As Russian mercenaries from the private military group Wagner have been operating in Ukraine, their counterparts in Africa have received little scrutiny and have made civilian populations their primary targets, according to a newly released report on their activities in two of the continent’s most fragile countries.
In the Central African Republic, Wagner operatives have targeted civilians in more than half of all their operations since 2018, according to the Armed Conflict Location & Event Data Project, or ACLED, a crisis monitoring organization.
And in Mali, where Wagner mercenaries have been operating alongside the country’s armed forces since last year, ACLED reported they have targeted civilians in more than 70 percent of their activities, leading to a spike in civilian deaths that analysts say could fuel the ranks of Islamist insurgents.
ACLED said it established a data set of political violence in the two African countries based on eyewitness accounts, and reports from human rights groups, news organizations and national authorities.
In the Central African Republic, for instance, it recorded 180 attacks on civilians involving Wagner mercenaries since late 2020, accounting for 52 percent of the group’s operations in the country.
The Wagner Group, a network that combines military force with commercial and strategic interests, has been active in Mali, Central African Republic, Mozambique and Libya, allying with leaders and militia commanders who can pay for their services. The Kremlin denies any link to Wagner, but American and European officials say it is an unofficial tool of Russian power.
In Mali and the Central African Republic, the levels of violence committed by Russian mercenaries now exceed civilian targeting by state forces, rebel groups or Islamist insurgents, ACLED said.
“Put it simply, Wagner has been bad news for civilians,” said Héni Nsaibia, a researcher with ACLED focusing on Mali, and one of the authors of the new report on the group’s activities in the two countries. “They have played a central role in this escalation and increase of fatalities.”
The new data complement a growing body of evidence gathered by the United Nations, research institutes and news organizations documenting widespread looting, torture and indiscriminate killings in Africa by the group.
Hundreds of Wagner fighters have been fighting in Ukraine, and earlier this month Ukraine claimed to have to hit a base occupied by the shadowy group.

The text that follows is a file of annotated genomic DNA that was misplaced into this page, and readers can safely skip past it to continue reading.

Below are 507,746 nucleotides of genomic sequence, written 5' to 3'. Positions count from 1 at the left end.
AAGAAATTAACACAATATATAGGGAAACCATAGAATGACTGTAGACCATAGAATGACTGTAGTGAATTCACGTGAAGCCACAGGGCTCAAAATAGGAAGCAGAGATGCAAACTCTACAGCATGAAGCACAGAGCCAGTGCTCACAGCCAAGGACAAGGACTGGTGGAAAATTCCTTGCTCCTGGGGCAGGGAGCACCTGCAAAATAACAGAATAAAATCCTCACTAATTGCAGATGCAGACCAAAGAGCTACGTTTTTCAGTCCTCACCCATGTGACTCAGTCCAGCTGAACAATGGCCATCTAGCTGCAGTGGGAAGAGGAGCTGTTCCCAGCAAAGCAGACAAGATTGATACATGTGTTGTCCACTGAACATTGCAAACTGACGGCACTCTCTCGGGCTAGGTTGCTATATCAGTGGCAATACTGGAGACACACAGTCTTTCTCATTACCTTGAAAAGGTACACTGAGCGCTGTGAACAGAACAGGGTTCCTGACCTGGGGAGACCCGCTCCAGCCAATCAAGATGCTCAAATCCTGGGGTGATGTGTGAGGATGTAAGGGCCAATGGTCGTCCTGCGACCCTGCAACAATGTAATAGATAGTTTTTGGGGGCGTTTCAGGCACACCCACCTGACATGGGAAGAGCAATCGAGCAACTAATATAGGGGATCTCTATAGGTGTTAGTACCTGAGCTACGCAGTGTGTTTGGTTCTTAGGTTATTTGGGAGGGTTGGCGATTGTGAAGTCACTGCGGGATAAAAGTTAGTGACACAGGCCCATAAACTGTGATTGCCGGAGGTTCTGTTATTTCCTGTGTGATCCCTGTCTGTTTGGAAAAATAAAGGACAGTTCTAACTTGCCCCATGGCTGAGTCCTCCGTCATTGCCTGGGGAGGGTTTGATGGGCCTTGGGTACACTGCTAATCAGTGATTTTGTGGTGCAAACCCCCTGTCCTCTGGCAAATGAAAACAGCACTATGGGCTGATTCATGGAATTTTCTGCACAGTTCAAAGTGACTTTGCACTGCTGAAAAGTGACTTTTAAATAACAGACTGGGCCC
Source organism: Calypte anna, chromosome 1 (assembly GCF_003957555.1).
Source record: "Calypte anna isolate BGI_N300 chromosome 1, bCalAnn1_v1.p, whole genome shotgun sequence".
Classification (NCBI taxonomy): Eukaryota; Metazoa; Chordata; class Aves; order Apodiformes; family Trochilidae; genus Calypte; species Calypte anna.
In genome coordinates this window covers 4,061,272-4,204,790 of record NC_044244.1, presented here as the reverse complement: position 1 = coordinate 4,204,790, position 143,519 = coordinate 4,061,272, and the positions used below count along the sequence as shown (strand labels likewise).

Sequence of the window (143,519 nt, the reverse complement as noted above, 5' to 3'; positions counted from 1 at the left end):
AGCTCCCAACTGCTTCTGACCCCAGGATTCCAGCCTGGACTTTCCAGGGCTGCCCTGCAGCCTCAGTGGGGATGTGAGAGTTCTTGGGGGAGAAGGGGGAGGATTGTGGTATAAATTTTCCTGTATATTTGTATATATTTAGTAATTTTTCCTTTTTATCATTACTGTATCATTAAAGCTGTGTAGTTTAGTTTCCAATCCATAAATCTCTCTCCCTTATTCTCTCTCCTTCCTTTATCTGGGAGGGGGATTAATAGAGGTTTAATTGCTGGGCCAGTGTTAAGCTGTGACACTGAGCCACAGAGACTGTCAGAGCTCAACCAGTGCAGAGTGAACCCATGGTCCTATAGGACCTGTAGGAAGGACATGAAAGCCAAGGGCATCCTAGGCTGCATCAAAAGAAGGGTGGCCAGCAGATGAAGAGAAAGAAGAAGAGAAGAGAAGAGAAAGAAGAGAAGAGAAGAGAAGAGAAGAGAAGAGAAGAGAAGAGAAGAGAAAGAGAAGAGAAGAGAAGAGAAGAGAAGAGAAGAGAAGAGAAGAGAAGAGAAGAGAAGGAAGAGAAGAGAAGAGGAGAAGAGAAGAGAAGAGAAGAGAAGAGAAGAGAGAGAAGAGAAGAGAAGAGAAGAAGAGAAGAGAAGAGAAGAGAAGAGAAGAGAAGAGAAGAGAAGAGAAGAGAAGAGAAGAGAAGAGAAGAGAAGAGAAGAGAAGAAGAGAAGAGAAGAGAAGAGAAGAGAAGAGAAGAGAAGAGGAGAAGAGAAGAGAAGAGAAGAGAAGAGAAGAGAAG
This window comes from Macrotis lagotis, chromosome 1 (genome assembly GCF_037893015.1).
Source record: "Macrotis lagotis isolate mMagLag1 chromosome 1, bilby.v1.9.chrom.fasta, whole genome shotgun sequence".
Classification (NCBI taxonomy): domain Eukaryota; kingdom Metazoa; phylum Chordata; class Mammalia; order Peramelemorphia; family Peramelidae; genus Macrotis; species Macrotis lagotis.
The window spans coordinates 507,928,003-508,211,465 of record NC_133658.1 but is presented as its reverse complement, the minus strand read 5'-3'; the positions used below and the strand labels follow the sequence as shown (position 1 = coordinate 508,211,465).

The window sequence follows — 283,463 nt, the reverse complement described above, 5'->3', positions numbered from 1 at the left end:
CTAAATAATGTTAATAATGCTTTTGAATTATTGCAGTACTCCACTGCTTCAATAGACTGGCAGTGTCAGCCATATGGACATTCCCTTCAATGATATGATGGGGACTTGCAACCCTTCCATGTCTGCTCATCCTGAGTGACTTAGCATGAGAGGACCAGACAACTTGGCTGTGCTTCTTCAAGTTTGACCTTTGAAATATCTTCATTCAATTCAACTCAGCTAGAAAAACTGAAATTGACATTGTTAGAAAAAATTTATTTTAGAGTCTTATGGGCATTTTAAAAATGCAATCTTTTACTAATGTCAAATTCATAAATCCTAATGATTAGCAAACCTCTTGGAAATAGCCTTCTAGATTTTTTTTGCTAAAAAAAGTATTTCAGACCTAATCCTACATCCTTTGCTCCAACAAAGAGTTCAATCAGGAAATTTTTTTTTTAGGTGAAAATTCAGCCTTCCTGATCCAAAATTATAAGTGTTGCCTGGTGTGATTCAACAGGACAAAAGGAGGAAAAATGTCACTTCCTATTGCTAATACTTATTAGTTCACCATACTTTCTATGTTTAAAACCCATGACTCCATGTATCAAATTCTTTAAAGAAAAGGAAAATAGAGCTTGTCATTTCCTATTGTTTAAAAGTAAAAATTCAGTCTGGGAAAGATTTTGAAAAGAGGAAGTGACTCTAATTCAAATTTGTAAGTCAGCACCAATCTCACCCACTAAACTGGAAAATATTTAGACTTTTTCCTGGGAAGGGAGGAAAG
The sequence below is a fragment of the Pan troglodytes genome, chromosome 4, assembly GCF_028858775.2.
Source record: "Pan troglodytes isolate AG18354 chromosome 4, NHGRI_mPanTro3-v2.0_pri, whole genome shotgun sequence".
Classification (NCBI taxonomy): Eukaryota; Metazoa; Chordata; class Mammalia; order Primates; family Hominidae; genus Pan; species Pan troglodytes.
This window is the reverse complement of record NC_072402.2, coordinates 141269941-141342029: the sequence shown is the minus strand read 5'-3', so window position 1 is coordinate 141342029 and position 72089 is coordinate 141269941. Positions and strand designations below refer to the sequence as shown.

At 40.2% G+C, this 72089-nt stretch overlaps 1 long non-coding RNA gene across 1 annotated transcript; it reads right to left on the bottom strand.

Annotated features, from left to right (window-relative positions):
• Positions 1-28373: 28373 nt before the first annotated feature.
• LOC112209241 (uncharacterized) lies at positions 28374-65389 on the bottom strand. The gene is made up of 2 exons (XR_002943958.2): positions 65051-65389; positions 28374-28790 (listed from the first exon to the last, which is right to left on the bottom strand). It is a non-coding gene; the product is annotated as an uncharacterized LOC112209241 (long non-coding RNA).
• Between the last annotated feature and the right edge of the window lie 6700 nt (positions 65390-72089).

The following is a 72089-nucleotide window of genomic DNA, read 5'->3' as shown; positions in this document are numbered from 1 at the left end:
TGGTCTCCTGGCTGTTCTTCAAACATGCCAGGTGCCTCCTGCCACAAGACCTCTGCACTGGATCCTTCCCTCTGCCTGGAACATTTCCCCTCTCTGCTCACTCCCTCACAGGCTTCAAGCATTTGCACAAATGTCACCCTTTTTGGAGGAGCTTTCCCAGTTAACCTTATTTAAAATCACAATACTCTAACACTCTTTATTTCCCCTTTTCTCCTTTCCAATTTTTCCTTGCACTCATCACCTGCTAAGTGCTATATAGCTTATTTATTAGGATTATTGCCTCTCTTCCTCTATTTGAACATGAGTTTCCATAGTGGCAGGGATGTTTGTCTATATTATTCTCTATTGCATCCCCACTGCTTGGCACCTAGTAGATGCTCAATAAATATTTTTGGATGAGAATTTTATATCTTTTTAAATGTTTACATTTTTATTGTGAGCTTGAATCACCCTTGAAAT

In the Central African Republic, Wagner fighters have been the main source of violence since late 2020, according to ACLED, even as the military has regained control of most territories that had been in the hands of rebel groups.
In Mali, where a military junta has been fighting insurgents affiliated with Al Qaeda and the Islamic State, Wagner mercenaries have been involved in the deaths of more than 500 civilians this year, driving casualties that in the first six months of 2022 have already outnumbered last year’s civilian deaths, according to ACLED.
In March, Malian soldiers and Russian operatives looted houses and executed hundreds of men in the village of Moura, before forcing locals to burn bodies in mass graves, according to a New York Times investigation.
Smaller-scale versions of the Moura massacre have occurred in other areas of central and western Mali. Also in March, “white-skinned soldiers” rounded up all adult men in a locality near the border with Mauritania, according to a confidential U.N. report seen by The Times. Malian armed forces later joined them, and the bodies of 33 men who had been arrested were found burned, the report said.
Now Wagner fighters are also targeting civilians in operations carried out without the Malian military, according to ACLED, reproducing a pattern seen in the Central African Republic.
The Malian authorities have repeatedly dismissed allegations of human rights abuses as part of a disinformation campaign and have denied the presence of Wagner in the country, even as Russia’s foreign minister Sergei Lavrov confirmed it earlier this year.
Mali’s close cooperation with Russia has jeopardized the presence of Western troops, with France ending a nine-year military operation in the country earlier this month.
A few days earlier, Germany had announced that it was suspending most of its military participation to the United Nations’ peacekeeping operation in Mali.
Still, the German foreign minister Annalena Baerbock told reporters in Morocco last week, “We must not abandon Mali and above all we must not abandon it to Russia.”
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